- 19th century
- MATERIAL AND TECHNIQUE:
- Enamel, diamond, ruby, amethyst, gemstones, and pearls
- 3/4 × 3 3/8 × 3 1/2 in. (1.91 × 8.57 × 8.89 cm)
- Arts of Asia
- 303 ISLAMIC GALLERY
- CREDIT LINE:
- Dallas Museum of Art, gift of Alta Brenner in memory of her daughter Andrea Bernice Brenner-McMullen
- Image courtesy Dallas Museum of Art
- OBJECT NUMBER:
Enameled gold jewelry was popular from at least the 16th century onward in north India, and the best-known center of production is Jaipur in the modern state of Rajasthan. However, enameled jewelry is also made elsewhere, and Varanasi, famous for its pink enameled hues, is another important source. Enameled gold jewelry was manufactured by a team of workmen that included a designer, a goldsmith, an engraver, an enameler, a polisher, a stone setter, and in some cases a stringer. The pink enameling on the bracelets with elephant heads, symbols of auspiciousness, makes Varanasi in eastern India their probable place of origin.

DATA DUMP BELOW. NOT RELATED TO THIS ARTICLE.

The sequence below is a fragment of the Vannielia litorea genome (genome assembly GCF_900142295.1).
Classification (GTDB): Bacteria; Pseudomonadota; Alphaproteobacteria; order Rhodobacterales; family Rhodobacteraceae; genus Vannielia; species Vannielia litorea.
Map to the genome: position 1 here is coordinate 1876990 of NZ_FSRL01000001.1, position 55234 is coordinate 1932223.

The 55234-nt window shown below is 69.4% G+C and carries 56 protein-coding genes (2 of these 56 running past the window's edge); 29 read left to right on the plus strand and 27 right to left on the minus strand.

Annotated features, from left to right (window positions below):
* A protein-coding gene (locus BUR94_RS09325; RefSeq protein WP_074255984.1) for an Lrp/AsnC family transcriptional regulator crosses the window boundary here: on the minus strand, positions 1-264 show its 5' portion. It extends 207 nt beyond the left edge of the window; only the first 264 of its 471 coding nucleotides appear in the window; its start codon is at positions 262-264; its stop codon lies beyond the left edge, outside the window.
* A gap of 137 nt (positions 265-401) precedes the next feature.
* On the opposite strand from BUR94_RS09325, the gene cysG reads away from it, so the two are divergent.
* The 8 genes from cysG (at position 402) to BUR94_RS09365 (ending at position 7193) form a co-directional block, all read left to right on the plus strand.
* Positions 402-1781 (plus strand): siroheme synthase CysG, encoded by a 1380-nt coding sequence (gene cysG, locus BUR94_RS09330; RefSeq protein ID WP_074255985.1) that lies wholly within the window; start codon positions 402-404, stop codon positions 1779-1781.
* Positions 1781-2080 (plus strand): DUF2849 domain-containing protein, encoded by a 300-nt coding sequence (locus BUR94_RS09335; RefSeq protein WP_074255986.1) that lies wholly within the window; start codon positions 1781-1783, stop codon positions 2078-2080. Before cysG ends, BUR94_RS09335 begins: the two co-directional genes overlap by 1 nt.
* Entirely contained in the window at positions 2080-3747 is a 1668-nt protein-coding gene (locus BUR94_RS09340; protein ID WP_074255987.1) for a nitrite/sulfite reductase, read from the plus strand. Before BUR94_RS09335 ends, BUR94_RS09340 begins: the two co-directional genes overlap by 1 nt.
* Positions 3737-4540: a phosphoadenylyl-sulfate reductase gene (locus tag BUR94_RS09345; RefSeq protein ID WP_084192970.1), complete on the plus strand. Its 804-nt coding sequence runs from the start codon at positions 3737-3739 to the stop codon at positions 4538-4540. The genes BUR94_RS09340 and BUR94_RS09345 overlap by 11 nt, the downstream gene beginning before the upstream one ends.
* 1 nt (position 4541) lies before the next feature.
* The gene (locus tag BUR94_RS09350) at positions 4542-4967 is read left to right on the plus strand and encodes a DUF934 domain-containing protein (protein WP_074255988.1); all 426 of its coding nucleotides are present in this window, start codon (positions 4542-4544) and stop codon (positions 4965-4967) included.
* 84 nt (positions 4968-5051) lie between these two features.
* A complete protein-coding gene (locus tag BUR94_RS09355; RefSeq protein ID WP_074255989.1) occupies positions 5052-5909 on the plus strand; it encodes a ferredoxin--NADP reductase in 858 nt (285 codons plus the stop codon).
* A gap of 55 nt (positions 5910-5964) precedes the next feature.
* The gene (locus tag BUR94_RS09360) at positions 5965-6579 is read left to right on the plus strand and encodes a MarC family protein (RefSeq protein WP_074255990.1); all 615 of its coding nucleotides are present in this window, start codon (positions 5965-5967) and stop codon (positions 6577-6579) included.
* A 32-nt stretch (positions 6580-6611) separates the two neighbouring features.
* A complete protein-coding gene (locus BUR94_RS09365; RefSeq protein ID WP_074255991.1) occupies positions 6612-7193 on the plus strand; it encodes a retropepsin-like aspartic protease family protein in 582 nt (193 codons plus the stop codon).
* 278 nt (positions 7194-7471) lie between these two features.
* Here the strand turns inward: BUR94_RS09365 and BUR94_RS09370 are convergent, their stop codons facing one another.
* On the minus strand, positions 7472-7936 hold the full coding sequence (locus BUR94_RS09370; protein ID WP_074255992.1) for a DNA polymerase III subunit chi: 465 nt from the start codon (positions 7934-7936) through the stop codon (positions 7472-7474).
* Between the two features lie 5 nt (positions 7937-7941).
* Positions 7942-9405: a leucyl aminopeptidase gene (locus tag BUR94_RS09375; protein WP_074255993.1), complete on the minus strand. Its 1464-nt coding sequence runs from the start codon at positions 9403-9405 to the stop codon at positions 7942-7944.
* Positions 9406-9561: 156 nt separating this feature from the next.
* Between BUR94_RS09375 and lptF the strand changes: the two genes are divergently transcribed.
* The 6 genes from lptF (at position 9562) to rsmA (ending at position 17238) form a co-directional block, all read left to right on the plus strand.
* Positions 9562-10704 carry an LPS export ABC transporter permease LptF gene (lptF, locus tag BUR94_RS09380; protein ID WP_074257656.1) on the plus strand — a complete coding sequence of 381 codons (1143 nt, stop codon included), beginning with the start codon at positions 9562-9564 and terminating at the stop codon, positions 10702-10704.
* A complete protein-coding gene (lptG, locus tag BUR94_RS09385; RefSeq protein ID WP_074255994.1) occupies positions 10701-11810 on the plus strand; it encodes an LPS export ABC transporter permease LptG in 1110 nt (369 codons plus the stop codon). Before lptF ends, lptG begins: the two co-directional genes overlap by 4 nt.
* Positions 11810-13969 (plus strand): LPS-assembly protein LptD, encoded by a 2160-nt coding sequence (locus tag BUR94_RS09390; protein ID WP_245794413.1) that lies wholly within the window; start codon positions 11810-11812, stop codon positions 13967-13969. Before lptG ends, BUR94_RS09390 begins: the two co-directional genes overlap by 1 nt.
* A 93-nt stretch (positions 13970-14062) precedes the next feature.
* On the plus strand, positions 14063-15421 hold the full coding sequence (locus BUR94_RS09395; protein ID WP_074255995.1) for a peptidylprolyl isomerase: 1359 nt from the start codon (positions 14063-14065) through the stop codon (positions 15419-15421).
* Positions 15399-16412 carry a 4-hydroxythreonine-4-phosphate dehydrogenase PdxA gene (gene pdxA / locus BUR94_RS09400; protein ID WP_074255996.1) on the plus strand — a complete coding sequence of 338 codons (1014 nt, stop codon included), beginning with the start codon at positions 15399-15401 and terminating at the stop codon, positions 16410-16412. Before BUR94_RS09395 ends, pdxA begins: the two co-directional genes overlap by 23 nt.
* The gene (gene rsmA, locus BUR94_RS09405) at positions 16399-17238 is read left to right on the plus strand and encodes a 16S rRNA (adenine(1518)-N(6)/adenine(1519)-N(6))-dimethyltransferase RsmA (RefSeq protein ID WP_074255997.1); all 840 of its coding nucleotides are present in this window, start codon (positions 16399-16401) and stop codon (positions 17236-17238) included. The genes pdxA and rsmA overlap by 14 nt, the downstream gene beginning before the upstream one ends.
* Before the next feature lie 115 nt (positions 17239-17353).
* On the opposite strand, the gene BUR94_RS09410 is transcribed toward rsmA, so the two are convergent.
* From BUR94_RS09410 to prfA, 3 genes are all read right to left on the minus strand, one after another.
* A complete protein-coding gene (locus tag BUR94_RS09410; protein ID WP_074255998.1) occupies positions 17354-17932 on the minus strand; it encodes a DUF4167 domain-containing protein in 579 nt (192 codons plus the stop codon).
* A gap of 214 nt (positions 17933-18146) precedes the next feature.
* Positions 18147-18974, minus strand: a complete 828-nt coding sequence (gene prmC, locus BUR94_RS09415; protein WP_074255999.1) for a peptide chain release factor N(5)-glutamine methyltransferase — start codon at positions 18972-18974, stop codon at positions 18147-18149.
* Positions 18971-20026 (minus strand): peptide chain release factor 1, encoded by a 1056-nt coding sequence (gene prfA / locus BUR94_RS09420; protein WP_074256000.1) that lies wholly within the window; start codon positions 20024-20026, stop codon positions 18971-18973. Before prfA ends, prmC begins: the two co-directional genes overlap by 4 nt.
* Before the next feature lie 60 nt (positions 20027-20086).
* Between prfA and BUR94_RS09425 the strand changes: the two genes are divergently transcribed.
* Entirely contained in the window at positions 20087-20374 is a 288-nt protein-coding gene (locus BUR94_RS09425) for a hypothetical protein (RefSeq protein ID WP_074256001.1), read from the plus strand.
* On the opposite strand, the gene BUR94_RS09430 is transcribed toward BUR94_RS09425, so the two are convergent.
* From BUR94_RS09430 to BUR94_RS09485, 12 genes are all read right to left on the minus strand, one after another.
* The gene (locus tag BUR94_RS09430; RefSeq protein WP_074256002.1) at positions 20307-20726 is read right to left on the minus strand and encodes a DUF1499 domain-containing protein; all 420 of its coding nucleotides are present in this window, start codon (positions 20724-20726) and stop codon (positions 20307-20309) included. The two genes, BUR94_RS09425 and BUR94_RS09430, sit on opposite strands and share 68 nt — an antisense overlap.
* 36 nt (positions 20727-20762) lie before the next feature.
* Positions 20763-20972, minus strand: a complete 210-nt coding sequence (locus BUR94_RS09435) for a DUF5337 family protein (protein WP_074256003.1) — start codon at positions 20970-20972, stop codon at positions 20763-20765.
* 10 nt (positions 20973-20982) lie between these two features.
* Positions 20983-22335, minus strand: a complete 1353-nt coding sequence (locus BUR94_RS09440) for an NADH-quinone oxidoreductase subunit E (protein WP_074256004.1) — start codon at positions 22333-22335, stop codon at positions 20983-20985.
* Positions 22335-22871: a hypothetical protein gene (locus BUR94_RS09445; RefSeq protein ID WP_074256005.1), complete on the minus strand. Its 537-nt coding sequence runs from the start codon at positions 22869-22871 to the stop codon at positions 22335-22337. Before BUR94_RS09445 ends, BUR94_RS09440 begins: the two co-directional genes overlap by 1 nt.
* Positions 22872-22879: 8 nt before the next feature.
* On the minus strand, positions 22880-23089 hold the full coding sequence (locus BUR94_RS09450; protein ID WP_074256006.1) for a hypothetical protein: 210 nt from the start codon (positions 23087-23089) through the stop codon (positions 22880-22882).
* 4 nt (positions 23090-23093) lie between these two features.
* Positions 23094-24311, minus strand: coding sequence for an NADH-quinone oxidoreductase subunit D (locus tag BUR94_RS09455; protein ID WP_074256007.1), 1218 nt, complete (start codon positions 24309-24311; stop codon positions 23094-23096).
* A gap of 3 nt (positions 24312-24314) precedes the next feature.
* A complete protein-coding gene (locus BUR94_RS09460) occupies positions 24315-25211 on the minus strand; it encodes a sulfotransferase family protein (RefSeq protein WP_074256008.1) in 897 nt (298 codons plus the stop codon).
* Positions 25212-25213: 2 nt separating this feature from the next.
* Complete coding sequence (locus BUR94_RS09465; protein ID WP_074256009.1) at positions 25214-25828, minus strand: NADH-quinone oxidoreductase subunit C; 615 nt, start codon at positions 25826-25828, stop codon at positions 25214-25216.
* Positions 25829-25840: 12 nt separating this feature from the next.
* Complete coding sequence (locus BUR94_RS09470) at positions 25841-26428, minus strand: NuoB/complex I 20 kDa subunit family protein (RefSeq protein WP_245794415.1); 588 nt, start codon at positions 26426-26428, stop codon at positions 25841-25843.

These bracelets are almost surely intended for use by a female. In India, jewelry such as bracelets are always worn as pairs and never as a single piece as might be done in the West. As with all jewelry items, they were emblems of the wearer's wealth.
Catherine Asher, "Pair of elephant-headed bangles," in The Arts of India, South East Asia, and the Himalayas, Anne R. Bromberg (Dallas: Dallas Museum of Art; New Haven: Yale University Press, 2013), 142.